Today marks the Centenary of the sinking of HMS Hampshire with Lord Kitchener on aboard. On 5 June 1916, HMS Hampshire left the Royal Navy’s anchorage at Scapa Flow, Orkney, bound for Russia. The Secretary of State for War, Lord Kitchener, was on board as part of a diplomatic and military mission aimed at boosting Russia’s efforts on the Eastern Front. At about quarter to nine in the evening, in stormy conditions and within two miles of Orkney’s northwest shore, she struck a mine laid by German submarine U-75. There were at least 28 Irish sailors lost on HMS Hampshire. One of them was the ship’s surgeon, Dr Hugh Francis McNally from Belfast, son of the principal of Raglan Street Boy’s School on the Falls Road. McNally, an ex St Malachy’s pupil had studied Medicine at Queen’s University and was a member of the Queen's Officer Training Corps. He joined the Irish National Volunteers at its formation and was immediately appointed company officer. On the retirement of Captain Berkeley he was appointed Commander of the Belfast Regiment of with the rank of Lieutenant Colonel. At the start of the First World War, he joined the National Volunteers. He was a magnificent organiser, and was responsible for the 1915 parade in Dublin. Newspaper reports at the time note that he ‘his name will always be remembered by the Belfast National Volunteers with the kindliest feelings’. On receiving his degree from Queen's University, he joined the Royal Navy, giving his service ‘in the cause of humanity’. His obituary notes ‘By his death a bright future has been cut short, while his loss to the Volunteer movement will be widely regretted.’ The sinking of HMS Hampshire was a grievous blow to the Allied war effort. The British Empire lost Lord Kitchener, the Secretary of State for War, whose organisational ability ensured that Britain had an army, of sufficient size, to be able to stand alongside her Allies in a major European conflict. Kitchener was a personality who was instantly familiar to all British people, both young and old, whose death was mourned as if he had been a close relative. In addition to the crew, who numbered around 650, was Kitchener’s delegation, consisting of military officers, politicians and their staffs, who also went down with the Hampshire. Only 12 men, all from the Ship’s company, survived the disaster.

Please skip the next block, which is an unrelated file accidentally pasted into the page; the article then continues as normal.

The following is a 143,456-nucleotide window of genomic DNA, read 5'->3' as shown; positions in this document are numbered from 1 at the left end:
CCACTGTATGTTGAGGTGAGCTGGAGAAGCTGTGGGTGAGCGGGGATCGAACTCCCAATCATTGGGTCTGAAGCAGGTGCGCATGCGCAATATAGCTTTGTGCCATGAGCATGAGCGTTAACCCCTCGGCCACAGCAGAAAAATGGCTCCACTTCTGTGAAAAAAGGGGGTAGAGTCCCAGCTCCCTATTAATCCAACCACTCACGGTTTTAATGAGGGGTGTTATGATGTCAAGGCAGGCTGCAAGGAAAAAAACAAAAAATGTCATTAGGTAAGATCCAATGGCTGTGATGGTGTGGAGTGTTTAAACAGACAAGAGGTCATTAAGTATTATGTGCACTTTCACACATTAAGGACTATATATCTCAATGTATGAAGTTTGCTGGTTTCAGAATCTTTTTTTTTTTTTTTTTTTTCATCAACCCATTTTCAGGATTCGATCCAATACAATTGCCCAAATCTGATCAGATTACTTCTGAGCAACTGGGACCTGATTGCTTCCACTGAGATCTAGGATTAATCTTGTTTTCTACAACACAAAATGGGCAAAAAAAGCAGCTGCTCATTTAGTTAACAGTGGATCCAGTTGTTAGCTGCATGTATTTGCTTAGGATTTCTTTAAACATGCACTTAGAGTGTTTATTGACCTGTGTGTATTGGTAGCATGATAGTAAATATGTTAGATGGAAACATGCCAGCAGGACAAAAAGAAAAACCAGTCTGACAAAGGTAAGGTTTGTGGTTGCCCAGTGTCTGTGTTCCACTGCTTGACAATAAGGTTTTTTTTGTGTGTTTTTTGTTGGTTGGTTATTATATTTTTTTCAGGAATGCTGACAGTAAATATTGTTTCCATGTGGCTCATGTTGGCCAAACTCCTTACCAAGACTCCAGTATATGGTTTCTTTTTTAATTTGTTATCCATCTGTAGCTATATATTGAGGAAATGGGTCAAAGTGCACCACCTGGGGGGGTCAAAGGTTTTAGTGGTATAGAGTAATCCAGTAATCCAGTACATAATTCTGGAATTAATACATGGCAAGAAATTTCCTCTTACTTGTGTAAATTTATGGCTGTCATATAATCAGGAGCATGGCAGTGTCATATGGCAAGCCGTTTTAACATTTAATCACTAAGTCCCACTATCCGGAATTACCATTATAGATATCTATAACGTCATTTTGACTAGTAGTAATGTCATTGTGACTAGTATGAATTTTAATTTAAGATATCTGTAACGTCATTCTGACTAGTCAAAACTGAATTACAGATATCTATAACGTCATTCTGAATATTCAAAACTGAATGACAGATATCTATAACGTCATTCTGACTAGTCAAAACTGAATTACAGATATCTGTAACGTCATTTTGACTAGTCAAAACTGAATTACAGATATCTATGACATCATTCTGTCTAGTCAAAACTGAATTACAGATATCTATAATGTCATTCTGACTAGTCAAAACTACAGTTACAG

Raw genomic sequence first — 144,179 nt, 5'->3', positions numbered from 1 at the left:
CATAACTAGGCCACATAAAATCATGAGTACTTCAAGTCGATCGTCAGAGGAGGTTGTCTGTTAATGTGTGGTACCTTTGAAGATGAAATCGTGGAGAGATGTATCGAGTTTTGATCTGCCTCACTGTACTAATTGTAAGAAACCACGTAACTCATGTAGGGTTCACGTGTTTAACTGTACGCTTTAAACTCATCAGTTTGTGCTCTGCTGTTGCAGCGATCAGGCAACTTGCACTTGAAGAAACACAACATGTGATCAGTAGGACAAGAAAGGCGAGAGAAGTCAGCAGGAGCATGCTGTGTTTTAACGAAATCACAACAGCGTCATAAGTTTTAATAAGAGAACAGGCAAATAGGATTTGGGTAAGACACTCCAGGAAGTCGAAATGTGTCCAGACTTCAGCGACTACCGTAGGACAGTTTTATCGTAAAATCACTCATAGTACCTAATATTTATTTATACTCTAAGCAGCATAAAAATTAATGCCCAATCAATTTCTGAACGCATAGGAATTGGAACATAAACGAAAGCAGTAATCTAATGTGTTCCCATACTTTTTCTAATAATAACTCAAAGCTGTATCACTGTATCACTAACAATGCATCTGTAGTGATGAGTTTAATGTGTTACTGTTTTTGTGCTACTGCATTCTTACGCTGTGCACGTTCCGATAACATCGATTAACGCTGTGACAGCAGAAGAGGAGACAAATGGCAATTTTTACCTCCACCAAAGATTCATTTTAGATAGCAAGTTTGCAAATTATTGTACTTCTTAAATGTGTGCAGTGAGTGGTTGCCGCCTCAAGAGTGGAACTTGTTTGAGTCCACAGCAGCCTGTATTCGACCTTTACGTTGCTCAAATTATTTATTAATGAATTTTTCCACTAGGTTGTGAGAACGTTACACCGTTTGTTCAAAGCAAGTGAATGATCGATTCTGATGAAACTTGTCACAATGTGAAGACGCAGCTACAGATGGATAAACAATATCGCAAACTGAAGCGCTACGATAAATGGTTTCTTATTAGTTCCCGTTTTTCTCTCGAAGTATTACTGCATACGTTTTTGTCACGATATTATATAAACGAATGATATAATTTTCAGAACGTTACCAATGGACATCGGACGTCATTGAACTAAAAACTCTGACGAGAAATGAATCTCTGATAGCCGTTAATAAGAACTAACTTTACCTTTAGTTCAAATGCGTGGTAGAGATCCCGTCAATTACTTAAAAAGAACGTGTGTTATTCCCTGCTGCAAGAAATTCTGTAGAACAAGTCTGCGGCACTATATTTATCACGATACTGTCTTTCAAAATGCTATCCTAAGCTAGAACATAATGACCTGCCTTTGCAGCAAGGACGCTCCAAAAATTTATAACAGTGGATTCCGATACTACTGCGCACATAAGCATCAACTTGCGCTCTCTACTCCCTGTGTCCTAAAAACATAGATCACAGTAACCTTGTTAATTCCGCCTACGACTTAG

Belfast City Council event with History Hub Ulster member Nigel Henderson. The lost lives of the Battle of the Somme Date: 21 Jun 2016 Time: 6.30pm - 9pm Venue: Banqueting Hall, Belfast City Hall Over 200,000 Irishmen fought in the Great War, and it’s estimated that up to 25,000 – 30,000 Irish soldiers from the Irish Divisions and others in British based Divisions died between 1914 and 1918. The most iconic Battle involving Irish soldiers was the Battle of the Somme, which began on 1 July 1916. Nigel Henderson and Philip Orr will deliver a presentation on some of those who lost their lives, focussing on the impact that this had on communities in Belfast. The presentation will also include poetry written in Ulster and in France during the period of the Battle of the Somme. The presentation will be followed by a dramatised reading of the Halfway House, which looks at two women who met in 1966, the 50th anniversary of the Easter Rising and the Battle of the Somme, hearing of the experiences of their fathers who were on different sides in 1916. Light refreshments will be served at 6.30pm. Booking is essential, email firstname.lastname@example.org or call 028 90270 663 to register. http://www.belfastcity.gov.uk/events/Event-61893.aspx